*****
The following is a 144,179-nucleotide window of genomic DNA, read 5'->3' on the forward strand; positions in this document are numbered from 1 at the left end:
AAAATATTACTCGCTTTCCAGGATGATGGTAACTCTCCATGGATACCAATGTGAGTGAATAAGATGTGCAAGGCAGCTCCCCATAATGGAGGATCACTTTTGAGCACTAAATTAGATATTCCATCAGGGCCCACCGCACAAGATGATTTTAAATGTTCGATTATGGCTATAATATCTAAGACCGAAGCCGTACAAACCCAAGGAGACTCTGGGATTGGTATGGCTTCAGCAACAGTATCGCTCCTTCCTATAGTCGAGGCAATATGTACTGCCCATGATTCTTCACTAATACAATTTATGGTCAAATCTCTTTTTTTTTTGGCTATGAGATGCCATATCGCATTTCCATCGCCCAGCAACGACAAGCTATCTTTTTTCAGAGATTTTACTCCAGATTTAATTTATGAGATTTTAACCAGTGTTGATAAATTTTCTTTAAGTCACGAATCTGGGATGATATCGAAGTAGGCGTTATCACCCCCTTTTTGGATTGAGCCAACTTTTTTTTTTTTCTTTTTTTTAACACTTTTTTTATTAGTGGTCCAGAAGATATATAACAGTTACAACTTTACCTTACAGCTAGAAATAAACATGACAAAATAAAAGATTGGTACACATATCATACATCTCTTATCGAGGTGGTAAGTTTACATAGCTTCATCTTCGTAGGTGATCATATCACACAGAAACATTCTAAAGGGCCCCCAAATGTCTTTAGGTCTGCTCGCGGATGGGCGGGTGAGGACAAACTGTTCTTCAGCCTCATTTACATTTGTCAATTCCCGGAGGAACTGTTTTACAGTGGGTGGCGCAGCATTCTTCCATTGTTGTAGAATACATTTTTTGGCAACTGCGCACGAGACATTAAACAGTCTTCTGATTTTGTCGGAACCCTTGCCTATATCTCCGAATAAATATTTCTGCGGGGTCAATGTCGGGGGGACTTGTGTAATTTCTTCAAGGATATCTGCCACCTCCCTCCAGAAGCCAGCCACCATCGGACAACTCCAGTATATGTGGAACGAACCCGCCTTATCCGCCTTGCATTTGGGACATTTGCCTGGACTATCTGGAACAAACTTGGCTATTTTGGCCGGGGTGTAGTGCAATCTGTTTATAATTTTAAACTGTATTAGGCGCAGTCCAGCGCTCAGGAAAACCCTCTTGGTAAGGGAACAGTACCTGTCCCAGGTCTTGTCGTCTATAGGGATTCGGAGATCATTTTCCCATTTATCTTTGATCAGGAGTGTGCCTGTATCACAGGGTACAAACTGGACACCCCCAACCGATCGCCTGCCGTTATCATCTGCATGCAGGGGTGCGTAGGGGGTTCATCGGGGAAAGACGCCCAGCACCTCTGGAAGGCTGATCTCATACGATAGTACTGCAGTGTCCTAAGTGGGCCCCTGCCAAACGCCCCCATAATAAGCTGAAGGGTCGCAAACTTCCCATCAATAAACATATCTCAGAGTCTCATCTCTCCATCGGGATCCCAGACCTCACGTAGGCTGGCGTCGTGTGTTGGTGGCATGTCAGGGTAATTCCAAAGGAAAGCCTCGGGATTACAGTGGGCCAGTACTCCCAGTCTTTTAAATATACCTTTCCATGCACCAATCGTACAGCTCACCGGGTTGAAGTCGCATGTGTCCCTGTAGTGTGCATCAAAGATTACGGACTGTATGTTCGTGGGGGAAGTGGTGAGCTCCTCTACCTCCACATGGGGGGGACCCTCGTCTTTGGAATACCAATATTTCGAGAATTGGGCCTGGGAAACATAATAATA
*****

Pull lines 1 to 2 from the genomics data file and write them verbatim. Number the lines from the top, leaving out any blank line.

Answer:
The following is a 144,179-nucleotide window of genomic DNA, read 5'->3' on the forward strand; positions in this document are numbered from 1 at the left end:
AAAATATTACTCGCTTTCCAGGATGATGGTAACTCTCCATGGATACCAATGTGAGTGAATAAGATGTGCAAGGCAGCTCCCCATAATGGAGGATCACTTTTGAGCACTAAATTAGATATTCCATCAGGGCCCACCGCACAAGATGATTTTAAATGTTCGATTATGGCTATAATATCTAAGACCGAAGCCGTACAAACCCAAGGAGACTCTGGGATTGGTATGGCTTCAGCAACAGTATCGCTCCTTCCTATAGTCGAGGCAATATGTACTGCCCATGATTCTTCACTAATACAATTTATGGTCAAATCTCTTTTTTTTTTGGCTATGAGATGCCATATCGCATTTCCATCGCCCAGCAACGACAAGCTATCTTTTTTCAGAGATTTTACTCCAGATTTAATTTATGAGATTTTAACCAGTGTTGATAAATTTTCTTTAAGTCACGAATCTGGGATGATATCGAAGTAGGCGTTATCACCCCCTTTTTGGATTGAGCCAACTTTTTTTTTTTTCTTTTTTTTAACACTTTTTTTATTAGTGGTCCAGAAGATATATAACAGTTACAACTTTACCTTACAGCTAGAAATAAACATGACAAAATAAAAGATTGGTACACATATCATACATCTCTTATCGAGGTGGTAAGTTTACATAGCTTCATCTTCGTAGGTGATCATATCACACAGAAACATTCTAAAGGGCCCCCAAATGTCTTTAGGTCTGCTCGCGGATGGGCGGGTGAGGACAAACTGTTCTTCAGCCTCATTTACATTTGTCAATTCCCGGAGGAACTGTTTTACAGTGGGTGGCGCAGCATTCTTCCATTGTTGTAGAATACATTTTTTGGCAACTGCGCACGAGACATTAAACAGTCTTCTGATTTTGTCGGAACCCTTGCCTATATCTCCGAATAAATATTTCTGCGGGGTCAATGTCGGGGGGACTTGTGTAATTTCTTCAAGGATATCTGCCACCTCCCTCCAGAAGCCAGCCACCATCGGACAACTCCAGTATATGTGGAACGAACCCGCCTTATCCGCCTTGCATTTGGGACATTTGCCTGGACTATCTGGAACAAACTTGGCTATTTTGGCCGGGGTGTAGTGCAATCTGTTTATAATTTTAAACTGTATTAGGCGCAGTCCAGCGCTCAGGAAAACCCTCTTGGTAAGGGAACAGTACCTGTCCCAGGTCTTGTCGTCTATAGGGATTCGGAGATCATTTTCCCATTTATCTTTGATCAGGAGTGTGCCTGTATCACAGGGTACAAACTGGACACCCCCAACCGATCGCCTGCCGTTATCATCTGCATGCAGGGGTGCGTAGGGGGTTCATCGGGGAAAGACGCCCAGCACCTCTGGAAGGCTGATCTCATACGATAGTACTGCAGTGTCCTAAGTGGGCCCCTGCCAAACGCCCCCATAATAAGCTGAAGGGTCGCAAACTTCCCATCAATAAACATATCTCAGAGTCTCATCTCTCCATCGGGATCCCAGACCTCACGTAGGCTGGCGTCGTGTGTTGGTGGCATGTCAGGGTAATTCCAAAGGAAAGCCTCGGGATTACAGTGGGCCAGTACTCCCAGTCTTTTAAATATACCTTTCCATGCACCAATCGTACAGCTCACCGGGTTGAAGTCGCATGTGTCCCTGTAGTGTGCATCAAAGATTACGGACTGTATGTTCGTGGGGGAAGTGGTGAGCTCCTCTACCTCCACATGGGGGGGACCCTCGTCTTTGGAATACCAATATTTCGAGAATTGGGCCTGGGAAACATAATAATA